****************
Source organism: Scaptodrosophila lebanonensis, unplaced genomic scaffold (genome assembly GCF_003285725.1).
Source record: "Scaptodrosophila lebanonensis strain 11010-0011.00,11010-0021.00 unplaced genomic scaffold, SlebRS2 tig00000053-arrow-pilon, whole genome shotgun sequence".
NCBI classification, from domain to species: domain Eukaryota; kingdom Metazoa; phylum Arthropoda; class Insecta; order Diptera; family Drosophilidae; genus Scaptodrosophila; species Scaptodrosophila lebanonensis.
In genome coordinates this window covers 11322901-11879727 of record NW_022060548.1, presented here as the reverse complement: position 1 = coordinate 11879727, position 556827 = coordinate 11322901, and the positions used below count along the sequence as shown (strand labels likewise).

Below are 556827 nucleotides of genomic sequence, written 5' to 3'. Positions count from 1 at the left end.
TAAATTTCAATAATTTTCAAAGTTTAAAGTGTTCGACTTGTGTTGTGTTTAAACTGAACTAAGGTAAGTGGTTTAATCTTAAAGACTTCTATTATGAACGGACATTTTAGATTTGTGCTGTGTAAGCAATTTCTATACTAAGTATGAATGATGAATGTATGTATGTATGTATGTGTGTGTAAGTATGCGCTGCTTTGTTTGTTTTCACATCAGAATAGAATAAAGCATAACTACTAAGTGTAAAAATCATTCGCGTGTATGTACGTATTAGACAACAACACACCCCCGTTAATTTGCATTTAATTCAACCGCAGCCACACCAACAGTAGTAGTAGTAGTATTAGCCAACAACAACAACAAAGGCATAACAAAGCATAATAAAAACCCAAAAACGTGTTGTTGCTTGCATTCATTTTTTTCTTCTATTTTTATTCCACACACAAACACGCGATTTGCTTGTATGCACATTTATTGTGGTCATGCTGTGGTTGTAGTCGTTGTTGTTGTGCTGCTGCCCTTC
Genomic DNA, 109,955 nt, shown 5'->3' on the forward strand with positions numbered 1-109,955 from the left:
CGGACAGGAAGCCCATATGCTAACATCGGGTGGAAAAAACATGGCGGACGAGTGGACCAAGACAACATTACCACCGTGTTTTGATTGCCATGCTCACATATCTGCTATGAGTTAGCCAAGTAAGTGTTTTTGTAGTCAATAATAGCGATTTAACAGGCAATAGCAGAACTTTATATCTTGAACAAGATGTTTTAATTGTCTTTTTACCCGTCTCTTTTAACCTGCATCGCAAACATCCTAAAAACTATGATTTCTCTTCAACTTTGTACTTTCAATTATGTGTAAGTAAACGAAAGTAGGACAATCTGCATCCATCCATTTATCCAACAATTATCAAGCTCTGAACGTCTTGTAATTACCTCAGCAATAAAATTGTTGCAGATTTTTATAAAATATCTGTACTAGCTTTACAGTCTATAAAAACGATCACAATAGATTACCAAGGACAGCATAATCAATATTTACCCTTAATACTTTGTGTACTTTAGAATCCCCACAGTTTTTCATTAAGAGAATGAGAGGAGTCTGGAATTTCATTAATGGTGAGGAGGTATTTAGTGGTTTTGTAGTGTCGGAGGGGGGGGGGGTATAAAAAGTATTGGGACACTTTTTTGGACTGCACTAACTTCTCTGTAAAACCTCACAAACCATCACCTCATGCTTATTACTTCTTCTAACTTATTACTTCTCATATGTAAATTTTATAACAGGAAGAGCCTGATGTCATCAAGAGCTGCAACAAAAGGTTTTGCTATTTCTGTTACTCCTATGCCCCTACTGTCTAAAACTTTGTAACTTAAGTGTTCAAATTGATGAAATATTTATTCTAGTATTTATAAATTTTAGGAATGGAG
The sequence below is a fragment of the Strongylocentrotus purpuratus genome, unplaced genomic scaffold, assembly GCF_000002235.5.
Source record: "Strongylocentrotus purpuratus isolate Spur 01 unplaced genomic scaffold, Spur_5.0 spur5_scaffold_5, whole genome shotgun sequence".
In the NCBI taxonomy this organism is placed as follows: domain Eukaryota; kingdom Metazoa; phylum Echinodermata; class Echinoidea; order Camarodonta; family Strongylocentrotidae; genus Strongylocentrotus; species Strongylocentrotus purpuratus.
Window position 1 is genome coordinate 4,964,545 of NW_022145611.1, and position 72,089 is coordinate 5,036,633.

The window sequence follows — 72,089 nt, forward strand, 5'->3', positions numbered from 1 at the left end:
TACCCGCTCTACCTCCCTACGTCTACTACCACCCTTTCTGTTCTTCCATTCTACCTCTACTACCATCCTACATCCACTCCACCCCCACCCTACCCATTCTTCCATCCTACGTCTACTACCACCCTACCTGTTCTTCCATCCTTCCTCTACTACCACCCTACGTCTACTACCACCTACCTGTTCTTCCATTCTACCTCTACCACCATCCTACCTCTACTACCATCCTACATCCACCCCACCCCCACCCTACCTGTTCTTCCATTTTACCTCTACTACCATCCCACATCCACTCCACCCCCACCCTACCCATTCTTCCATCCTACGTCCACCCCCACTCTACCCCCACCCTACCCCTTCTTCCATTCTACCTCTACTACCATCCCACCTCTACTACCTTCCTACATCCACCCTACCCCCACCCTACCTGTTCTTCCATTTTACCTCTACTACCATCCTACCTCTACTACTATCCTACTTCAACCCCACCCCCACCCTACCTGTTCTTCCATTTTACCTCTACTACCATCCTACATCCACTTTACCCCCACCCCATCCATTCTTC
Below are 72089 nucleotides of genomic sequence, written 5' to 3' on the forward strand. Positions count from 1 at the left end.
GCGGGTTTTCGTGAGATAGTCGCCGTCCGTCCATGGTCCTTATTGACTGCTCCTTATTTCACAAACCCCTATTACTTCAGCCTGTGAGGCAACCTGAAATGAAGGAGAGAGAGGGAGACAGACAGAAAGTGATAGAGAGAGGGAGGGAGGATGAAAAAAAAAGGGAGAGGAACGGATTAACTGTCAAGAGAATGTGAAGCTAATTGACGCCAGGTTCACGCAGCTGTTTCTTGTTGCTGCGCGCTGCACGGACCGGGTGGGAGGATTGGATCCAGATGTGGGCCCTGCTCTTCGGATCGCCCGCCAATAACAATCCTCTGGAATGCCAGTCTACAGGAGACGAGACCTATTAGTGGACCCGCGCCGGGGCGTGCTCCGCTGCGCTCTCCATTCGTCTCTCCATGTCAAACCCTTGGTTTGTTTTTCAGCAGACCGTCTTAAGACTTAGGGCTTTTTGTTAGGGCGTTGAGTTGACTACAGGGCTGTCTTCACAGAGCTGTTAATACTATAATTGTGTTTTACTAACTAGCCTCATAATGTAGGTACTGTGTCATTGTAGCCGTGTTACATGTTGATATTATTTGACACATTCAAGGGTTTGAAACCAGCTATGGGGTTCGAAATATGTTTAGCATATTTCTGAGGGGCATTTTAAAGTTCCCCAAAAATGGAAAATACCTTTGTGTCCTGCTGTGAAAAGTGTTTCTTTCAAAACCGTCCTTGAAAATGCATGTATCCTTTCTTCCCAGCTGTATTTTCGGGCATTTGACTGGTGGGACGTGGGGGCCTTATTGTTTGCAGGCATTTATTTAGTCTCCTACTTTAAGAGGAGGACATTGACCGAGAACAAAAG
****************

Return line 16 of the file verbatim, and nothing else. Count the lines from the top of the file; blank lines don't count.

GCGGGTTTTCGTGAGATAGTCGCCGTCCGTCCATGGTCCTTATTGACTGCTCCTTATTTCACAAACCCCTATTACTTCAGCCTGTGAGGCAACCTGAAATGAAGGAGAGAGAGGGAGACAGACAGAAAGTGATAGAGAGAGGGAGGGAGGATGAAAAAAAAAGGGAGAGGAACGGATTAACTGTCAAGAGAATGTGAAGCTAATTGACGCCAGGTTCACGCAGCTGTTTCTTGTTGCTGCGCGCTGCACGGACCGGGTGGGAGGATTGGATCCAGATGTGGGCCCTGCTCTTCGGATCGCCCGCCAATAACAATCCTCTGGAATGCCAGTCTACAGGAGACGAGACCTATTAGTGGACCCGCGCCGGGGCGTGCTCCGCTGCGCTCTCCATTCGTCTCTCCATGTCAAACCCTTGGTTTGTTTTTCAGCAGACCGTCTTAAGACTTAGGGCTTTTTGTTAGGGCGTTGAGTTGACTACAGGGCTGTCTTCACAGAGCTGTTAATACTATAATTGTGTTTTACTAACTAGCCTCATAATGTAGGTACTGTGTCATTGTAGCCGTGTTACATGTTGATATTATTTGACACATTCAAGGGTTTGAAACCAGCTATGGGGTTCGAAATATGTTTAGCATATTTCTGAGGGGCATTTTAAAGTTCCCCAAAAATGGAAAATACCTTTGTGTCCTGCTGTGAAAAGTGTTTCTTTCAAAACCGTCCTTGAAAATGCATGTATCCTTTCTTCCCAGCTGTATTTTCGGGCATTTGACTGGTGGGACGTGGGGGCCTTATTGTTTGCAGGCATTTATTTAGTCTCCTACTTTAAGAGGAGGACATTGACCGAGAACAAAAG